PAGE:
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Work Environment and "Opt-Out" Rates at Motherhood Across High-Education Career Paths

  • Jane Leber Herr
  • Catherine Wolfram
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    Using data from the 2003 National Survey of College Graduates and a sample of Harvard alumnae, we study the relationship between work environment and the labor force participation of mothers. We first document a large variation in labor force participation rates across high-education fields. Mindful of the possibility of systematic patterns in the types of women who complete different graduate degrees, we use the rich information available in each dataset, and the longitudinal nature of the Harvard data, to assess the extent to which these labor supply patterns may reflect variation in the difficulty of combining work with family. While it is difficult to entirely rule out systematic sorting, our evidence suggests that non-family-friendly work environments "push" women out of the labor force at motherhood.

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    File URL: http://www.nber.org/papers/w14717.pdf
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    Paper provided by National Bureau of Economic Research, Inc in its series NBER Working Papers with number 14717.

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    Date of creation: Feb 2009
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    Publication status: published as Title: Work environment and opt-out rates at motherhood across high-education career paths Author(s): Herr J L, Wolfram C D Journal: Industrial and Labor Relations Review, Oct 2012, Volume: 65 Issue: 4 pp.928-950 (23 pages) Issn: 0019-7939
    Handle: RePEc:nbr:nberwo:14717
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    2. Blau, Francine D. & Kahn, Lawrence M., 2006. "Changes in the Labor Supply Behavior of Married Women: 1980-2000," IZA Discussion Papers 2180, Institute for the Study of Labor (IZA).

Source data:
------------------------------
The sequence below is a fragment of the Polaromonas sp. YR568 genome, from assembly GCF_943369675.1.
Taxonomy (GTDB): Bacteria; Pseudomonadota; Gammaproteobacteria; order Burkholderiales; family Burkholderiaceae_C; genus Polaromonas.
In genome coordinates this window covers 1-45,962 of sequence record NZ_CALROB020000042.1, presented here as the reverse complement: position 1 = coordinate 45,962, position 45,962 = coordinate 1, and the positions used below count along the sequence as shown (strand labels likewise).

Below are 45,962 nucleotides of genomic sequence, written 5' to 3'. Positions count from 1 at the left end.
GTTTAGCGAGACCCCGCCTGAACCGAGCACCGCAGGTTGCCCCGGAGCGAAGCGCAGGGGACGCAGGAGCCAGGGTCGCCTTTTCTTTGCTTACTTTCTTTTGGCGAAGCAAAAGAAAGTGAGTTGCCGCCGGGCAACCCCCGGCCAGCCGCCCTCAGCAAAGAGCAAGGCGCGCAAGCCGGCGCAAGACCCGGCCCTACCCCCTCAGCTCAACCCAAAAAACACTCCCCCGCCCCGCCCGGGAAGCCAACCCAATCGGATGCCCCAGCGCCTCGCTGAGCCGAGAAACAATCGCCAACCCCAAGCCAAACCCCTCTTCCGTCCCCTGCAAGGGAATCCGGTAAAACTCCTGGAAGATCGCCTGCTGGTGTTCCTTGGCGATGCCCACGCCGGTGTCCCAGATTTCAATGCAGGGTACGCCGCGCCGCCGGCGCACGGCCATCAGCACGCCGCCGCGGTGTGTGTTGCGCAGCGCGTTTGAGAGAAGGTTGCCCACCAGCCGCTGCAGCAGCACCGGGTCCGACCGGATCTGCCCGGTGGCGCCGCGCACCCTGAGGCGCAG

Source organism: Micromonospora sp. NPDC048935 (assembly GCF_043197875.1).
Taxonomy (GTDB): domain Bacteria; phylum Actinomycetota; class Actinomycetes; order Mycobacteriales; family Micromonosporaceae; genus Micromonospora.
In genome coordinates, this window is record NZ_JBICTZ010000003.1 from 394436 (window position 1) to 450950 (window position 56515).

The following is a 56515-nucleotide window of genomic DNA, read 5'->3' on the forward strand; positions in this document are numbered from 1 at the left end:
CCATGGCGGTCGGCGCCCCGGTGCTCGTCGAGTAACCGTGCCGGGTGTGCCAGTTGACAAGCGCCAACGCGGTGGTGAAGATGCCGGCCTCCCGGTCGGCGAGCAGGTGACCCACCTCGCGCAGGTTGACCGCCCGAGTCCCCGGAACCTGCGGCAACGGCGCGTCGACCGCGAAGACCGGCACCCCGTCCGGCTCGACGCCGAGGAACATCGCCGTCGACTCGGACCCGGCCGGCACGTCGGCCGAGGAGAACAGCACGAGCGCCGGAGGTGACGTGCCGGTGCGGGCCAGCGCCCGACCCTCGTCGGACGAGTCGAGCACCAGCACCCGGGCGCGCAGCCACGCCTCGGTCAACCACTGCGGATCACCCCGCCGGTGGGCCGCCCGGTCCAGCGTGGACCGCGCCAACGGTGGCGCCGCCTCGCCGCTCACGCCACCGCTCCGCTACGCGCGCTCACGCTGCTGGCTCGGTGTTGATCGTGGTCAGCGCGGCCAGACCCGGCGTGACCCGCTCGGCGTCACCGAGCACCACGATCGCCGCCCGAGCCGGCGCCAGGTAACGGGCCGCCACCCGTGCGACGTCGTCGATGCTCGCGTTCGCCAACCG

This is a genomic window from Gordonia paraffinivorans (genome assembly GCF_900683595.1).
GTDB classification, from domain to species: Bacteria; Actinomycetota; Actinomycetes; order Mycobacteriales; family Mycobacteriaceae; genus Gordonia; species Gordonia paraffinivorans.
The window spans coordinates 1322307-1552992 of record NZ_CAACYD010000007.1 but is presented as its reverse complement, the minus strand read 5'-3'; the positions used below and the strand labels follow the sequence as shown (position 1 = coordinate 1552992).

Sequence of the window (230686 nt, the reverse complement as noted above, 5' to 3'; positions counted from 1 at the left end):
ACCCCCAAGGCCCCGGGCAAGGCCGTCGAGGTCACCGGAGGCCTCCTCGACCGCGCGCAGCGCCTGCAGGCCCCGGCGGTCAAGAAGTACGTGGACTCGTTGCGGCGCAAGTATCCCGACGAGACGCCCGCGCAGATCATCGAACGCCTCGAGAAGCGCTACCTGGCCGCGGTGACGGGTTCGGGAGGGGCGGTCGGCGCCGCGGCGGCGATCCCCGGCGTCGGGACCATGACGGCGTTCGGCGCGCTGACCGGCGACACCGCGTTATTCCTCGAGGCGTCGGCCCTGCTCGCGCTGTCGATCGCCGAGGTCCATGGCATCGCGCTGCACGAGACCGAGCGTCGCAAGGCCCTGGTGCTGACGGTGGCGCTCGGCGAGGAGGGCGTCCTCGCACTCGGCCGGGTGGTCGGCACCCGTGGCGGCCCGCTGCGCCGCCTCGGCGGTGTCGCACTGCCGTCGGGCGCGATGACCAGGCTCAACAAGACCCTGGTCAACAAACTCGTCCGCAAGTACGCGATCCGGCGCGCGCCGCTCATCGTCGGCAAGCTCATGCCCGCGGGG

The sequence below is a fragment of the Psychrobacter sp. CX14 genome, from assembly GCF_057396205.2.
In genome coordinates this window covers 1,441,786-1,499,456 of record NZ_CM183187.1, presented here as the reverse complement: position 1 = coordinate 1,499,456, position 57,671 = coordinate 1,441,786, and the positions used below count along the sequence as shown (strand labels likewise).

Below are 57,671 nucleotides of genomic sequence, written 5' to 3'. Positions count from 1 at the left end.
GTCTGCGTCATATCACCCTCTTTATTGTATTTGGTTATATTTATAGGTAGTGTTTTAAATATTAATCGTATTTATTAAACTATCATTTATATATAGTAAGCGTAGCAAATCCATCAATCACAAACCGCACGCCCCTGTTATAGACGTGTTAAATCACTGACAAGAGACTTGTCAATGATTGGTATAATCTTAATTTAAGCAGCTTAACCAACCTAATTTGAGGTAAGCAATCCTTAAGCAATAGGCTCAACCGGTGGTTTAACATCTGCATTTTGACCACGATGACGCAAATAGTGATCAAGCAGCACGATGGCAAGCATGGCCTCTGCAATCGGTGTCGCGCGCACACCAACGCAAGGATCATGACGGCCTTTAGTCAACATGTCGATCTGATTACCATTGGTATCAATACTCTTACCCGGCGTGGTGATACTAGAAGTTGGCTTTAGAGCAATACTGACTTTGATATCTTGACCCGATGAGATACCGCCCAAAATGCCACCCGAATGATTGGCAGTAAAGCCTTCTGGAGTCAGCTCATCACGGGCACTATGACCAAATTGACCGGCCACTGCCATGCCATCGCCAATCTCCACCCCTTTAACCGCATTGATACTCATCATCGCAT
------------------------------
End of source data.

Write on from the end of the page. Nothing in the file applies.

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    4. Johnson, Nancy Brown & Provan, Keith G., 1995. "The relationship between work/family benefits and earnings: A test of competing predictions," Journal of Behavioral and Experimental Economics (formerly The Journal of Socio-Economics), Elsevier, vol. 24(4), pages 571-584.
    5. Katz, Lawrence & Goldin, Claudia, 2008. "Transitions: Career and Family Life Cycles of the Educational Elite," Scholarly Articles 2799055, Harvard University Department of Economics.
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    8. Alessandra Fogli & Laura Veldkamp, 2011. "Nature or Nurture? Learning and the Geography of Female Labor Force Participation," Econometrica, Econometric Society, vol. 79(4), pages 1103-1138, 07.
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    11. Jacob Mincer & Haim Ofek, 1982. "Interrupted Work Careers: Depreciation and Restoration of Human Capital," Journal of Human Resources, University of Wisconsin Press, vol. 17(1), pages 3-24.
    12. Claudia Goldin, 2006. "The Quiet Revolution That Transformed Women's Employment, Education, and Family," American Economic Review, American Economic Association, vol. 96(2), pages 1-21, May.
    13. Marianne Bertrand & Claudia Goldin & Lawrence F. Katz, 2010. "Dynamics of the Gender Gap for Young Professionals in the Financial and Corporate Sectors," American Economic Journal: Applied Economics, American Economic Association, vol. 2(3), pages 228-55, July.
    14. Wood, Robert G & Corcoran, Mary E & Courant, Paul N, 1993. "Pay Differences among the Highly Paid: The Male-Female Earnings Gap in Lawyers' Salaries," Journal of Labor Economics, University of Chicago Press, vol. 11(3), pages 417-41, July.
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